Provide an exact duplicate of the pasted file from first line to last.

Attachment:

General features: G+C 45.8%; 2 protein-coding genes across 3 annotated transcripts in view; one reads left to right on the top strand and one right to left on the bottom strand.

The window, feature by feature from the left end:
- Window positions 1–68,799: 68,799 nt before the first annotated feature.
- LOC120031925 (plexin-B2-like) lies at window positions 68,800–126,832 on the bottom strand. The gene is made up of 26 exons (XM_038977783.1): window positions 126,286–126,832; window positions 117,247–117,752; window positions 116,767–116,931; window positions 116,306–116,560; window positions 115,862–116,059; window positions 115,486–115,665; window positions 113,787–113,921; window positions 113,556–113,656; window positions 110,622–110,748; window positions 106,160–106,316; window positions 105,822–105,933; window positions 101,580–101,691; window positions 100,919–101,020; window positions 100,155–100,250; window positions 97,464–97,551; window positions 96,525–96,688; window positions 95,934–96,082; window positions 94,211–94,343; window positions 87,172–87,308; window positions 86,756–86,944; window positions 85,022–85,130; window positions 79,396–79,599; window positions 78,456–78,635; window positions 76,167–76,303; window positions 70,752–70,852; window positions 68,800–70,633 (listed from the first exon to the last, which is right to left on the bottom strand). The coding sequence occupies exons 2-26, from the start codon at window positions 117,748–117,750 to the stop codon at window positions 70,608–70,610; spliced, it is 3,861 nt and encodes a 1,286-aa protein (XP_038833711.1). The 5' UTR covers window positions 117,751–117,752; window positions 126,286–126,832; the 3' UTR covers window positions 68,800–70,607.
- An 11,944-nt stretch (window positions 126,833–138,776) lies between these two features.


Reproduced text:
General features: G+C 45.8%; 2 protein-coding genes across 3 annotated transcripts in view; one reads left to right on the top strand and one right to left on the bottom strand.

The window, feature by feature from the left end:
- Window positions 1–68,799: 68,799 nt before the first annotated feature.
- LOC120031925 (plexin-B2-like) lies at window positions 68,800–126,832 on the bottom strand. The gene is made up of 26 exons (XM_038977783.1): window positions 126,286–126,832; window positions 117,247–117,752; window positions 116,767–116,931; window positions 116,306–116,560; window positions 115,862–116,059; window positions 115,486–115,665; window positions 113,787–113,921; window positions 113,556–113,656; window positions 110,622–110,748; window positions 106,160–106,316; window positions 105,822–105,933; window positions 101,580–101,691; window positions 100,919–101,020; window positions 100,155–100,250; window positions 97,464–97,551; window positions 96,525–96,688; window positions 95,934–96,082; window positions 94,211–94,343; window positions 87,172–87,308; window positions 86,756–86,944; window positions 85,022–85,130; window positions 79,396–79,599; window positions 78,456–78,635; window positions 76,167–76,303; window positions 70,752–70,852; window positions 68,800–70,633 (listed from the first exon to the last, which is right to left on the bottom strand). The coding sequence occupies exons 2-26, from the start codon at window positions 117,748–117,750 to the stop codon at window positions 70,608–70,610; spliced, it is 3,861 nt and encodes a 1,286-aa protein (XP_038833711.1). The 5' UTR covers window positions 117,751–117,752; window positions 126,286–126,832; the 3' UTR covers window positions 68,800–70,607.
- An 11,944-nt stretch (window positions 126,833–138,776) lies between these two features.